Efforts in maintaining a safe access to earth orbit date back to the incorporation of the ‘Outer Space Treaty’ of 1967 – a framework treaty for outer space utilisation – which prohibits placing nuclear weapons or weapons of mass destruction in orbit. However, a major flaw of the treaty which has gained prominence is the silence on the use of other forms of weapons in outer space. Incidentally, the treaty banning nuclear weapon tests in the atmosphere, in outer space and under water was incorporated in 1963. The Conference of Disarmament under UN General Assembly has been deliberating the issue to prevent weaponisation of space since many years. A Group of Government Experts (GGE) was appointed by the UN secretary general in 2011 to examine and report on methods for improving stability and sustainability in space. The Transparency and Confidence Building Measures (TCBM) recommended by the GGE in 2013 gathered widespread global support, however, they could not achieve the desired objectives as the recommended mechanisms were voluntary in nature and suggested guidelines were non-binding.
The experiences of exploring space governance mechanisms and treaties to achieve stability and sustainability in outer space have clearly been ineffective. The UN along with it’s representatives like the CD and Committee on Peaceful Uses of Outer Space (COPUOS) need to strategise on implementing a rule based order in outer space. The need of the hour is hence, to gather consensus on evolving a treaty which is binding and punitive in nature. Transparency in space activity will necessarily be the bedrock of any such treaty.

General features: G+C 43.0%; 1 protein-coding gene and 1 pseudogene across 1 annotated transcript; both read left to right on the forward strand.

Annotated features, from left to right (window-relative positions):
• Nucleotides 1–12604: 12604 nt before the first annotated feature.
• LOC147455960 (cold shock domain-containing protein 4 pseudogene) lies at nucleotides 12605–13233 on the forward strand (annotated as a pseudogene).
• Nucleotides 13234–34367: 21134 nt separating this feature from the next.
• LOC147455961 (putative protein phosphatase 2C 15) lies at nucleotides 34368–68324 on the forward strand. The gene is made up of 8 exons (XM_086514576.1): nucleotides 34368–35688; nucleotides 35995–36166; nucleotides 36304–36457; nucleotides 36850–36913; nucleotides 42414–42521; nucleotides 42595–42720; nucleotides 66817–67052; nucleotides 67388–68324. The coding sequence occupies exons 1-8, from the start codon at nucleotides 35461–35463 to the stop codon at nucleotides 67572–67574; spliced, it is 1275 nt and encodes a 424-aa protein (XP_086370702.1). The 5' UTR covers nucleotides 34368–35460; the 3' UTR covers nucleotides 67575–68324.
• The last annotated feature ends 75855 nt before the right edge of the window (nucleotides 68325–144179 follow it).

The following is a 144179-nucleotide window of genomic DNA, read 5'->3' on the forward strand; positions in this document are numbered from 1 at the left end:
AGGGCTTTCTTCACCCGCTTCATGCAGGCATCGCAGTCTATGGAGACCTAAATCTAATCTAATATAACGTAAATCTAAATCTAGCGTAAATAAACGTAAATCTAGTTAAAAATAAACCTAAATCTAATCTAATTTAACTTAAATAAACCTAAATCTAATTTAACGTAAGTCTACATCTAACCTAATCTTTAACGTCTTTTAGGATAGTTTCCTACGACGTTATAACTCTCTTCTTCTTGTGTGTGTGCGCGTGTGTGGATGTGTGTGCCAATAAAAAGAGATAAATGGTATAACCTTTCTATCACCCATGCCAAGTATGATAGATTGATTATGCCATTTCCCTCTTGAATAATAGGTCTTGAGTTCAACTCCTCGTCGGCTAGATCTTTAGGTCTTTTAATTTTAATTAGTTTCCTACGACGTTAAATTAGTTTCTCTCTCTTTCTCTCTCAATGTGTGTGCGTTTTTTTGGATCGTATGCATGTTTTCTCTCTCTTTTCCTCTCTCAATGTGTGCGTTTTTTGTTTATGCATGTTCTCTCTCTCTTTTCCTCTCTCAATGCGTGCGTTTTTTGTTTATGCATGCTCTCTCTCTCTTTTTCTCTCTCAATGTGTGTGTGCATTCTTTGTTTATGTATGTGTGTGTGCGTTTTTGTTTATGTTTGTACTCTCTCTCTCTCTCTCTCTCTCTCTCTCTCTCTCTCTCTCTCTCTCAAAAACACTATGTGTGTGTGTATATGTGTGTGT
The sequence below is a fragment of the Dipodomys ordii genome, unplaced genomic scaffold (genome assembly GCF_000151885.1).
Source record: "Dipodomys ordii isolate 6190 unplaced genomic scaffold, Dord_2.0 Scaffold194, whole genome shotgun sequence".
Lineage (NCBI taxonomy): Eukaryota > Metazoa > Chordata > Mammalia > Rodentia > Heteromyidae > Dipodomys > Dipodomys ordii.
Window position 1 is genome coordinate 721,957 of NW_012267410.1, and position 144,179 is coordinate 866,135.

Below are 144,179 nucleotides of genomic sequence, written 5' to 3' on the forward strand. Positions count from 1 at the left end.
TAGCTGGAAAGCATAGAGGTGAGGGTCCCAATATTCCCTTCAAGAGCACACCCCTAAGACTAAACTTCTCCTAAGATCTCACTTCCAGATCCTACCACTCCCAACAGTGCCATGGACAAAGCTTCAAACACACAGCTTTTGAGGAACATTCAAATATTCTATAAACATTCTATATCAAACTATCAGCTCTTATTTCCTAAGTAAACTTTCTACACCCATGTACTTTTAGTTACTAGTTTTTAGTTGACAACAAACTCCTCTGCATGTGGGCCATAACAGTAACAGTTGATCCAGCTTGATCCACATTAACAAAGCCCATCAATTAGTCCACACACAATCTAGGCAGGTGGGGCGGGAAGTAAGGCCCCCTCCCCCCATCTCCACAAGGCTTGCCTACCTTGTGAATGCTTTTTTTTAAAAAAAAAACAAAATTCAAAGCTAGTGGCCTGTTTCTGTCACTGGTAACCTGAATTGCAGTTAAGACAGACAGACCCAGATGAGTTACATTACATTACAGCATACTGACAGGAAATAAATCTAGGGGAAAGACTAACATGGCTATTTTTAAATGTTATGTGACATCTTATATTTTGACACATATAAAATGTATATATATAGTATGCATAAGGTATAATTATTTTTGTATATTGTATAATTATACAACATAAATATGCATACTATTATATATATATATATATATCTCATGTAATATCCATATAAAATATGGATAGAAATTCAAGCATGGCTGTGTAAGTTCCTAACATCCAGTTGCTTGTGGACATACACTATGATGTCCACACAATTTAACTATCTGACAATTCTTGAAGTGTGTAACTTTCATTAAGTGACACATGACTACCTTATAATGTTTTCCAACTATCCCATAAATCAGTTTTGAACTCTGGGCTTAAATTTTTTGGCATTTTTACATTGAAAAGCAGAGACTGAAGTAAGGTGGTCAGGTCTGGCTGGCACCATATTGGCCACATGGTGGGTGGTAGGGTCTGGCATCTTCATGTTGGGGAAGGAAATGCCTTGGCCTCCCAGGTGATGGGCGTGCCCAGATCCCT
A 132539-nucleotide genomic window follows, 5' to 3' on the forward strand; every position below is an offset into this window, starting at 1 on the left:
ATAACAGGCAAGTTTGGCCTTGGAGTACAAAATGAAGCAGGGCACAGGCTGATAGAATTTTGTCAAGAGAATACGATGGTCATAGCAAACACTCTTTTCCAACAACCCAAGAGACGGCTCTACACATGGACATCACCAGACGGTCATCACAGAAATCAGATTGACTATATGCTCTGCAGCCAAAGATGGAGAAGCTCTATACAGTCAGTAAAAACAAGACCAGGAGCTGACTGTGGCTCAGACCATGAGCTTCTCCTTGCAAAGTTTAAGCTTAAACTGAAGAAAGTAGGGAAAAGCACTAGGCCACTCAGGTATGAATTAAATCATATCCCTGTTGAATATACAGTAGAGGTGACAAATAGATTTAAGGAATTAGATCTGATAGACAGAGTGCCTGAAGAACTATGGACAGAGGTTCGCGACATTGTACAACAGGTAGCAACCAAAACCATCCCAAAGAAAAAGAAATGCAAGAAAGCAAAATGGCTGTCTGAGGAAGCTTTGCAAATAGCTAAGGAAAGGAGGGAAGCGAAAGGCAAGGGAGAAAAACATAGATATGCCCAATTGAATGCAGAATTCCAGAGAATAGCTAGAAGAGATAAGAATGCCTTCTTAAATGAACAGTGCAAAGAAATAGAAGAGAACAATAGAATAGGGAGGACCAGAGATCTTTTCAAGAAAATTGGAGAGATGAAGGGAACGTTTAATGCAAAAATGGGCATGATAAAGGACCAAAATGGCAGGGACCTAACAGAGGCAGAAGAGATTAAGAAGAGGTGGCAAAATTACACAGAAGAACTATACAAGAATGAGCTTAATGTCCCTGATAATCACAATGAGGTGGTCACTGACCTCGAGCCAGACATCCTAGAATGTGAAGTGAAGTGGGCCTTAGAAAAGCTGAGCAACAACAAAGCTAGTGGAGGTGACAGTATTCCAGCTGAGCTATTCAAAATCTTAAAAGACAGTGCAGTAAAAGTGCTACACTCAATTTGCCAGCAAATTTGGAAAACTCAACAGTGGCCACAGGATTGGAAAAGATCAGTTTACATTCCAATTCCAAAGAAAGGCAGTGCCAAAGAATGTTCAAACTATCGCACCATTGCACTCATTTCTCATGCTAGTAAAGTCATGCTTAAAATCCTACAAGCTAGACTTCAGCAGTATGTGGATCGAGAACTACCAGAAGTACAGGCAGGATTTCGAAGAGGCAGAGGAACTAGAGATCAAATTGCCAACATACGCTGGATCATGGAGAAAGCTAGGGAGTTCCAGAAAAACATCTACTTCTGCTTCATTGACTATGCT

Earth orbits are becoming congested at an unimaginable pace. The number of satellites in orbit is about 7520 of which about 4600 are active satellites. Surprisingly, there were only 1033 active satellites a decade ago in 2011 and there is a projected addition of as many as 100,000 active satellites within the next ten years. The numbers of catalogued and tracked space debris objects has also risen to around 29240 from around 25000 five years ago. The recorded events of break-ups, explosions, collisions, or anomalous events resulting in fragmentation are estimated to be more than 570. These figures are alarming. This rapid exponential growth in satellites and debris is worrisome as it would not only be crowding Earth orbits in an irreversible manner, but would create an imminent threat of collisions resulting in an ever increasing count of debris due to the Kessler’s syndrome. The debris caused by Kinetic ASAT tests would only worsen the outer space environment to a point which would make space unusable by future generations. The environmental impact on the Earth’s atmosphere would be worse. Thus, a ban treaty for kinetic ASATs should be put in place without any further delay.
An option available to every space capable nation was to conduct Kinetic ASAT tests at lower altitudes which could limit the orbital life of debris. Thus, imposing a limiting altitude restriction of Kinetic ASAT tests can also be considered. However, this has not found much favour amongst the space community. The argument against such a restriction is that debris may eventually get kicked up to higher orbits, even as high as 1000 km as the projectiles velocity, energy and impact angles cannot be accurately determined in a random target situation in a hostile environment.